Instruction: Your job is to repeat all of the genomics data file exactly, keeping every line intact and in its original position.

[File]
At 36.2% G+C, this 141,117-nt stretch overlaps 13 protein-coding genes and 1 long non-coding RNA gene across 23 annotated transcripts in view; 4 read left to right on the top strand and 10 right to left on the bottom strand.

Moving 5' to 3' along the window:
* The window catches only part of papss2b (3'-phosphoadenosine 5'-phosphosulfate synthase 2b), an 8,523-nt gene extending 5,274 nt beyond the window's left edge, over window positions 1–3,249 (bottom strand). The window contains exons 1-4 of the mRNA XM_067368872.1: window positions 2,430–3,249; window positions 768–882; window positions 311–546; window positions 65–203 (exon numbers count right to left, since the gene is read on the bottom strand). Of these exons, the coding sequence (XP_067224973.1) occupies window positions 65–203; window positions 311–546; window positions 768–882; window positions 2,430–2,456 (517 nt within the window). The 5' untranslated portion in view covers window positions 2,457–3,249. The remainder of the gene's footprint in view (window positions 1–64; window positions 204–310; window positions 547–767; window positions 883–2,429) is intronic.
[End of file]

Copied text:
At 36.2% G+C, this 141,117-nt stretch overlaps 13 protein-coding genes and 1 long non-coding RNA gene across 23 annotated transcripts in view; 4 read left to right on the top strand and 10 right to left on the bottom strand.

Moving 5' to 3' along the window:
* The window catches only part of papss2b (3'-phosphoadenosine 5'-phosphosulfate synthase 2b), an 8,523-nt gene extending 5,274 nt beyond the window's left edge, over window positions 1–3,249 (bottom strand). The window contains exons 1-4 of the mRNA XM_067368872.1: window positions 2,430–3,249; window positions 768–882; window positions 311–546; window positions 65–203 (exon numbers count right to left, since the gene is read on the bottom strand). Of these exons, the coding sequence (XP_067224973.1) occupies window positions 65–203; window positions 311–546; window positions 768–882; window positions 2,430–2,456 (517 nt within the window). The 5' untranslated portion in view covers window positions 2,457–3,249. The remainder of the gene's footprint in view (window positions 1–64; window positions 204–310; window positions 547–767; window positions 883–2,429) is intronic.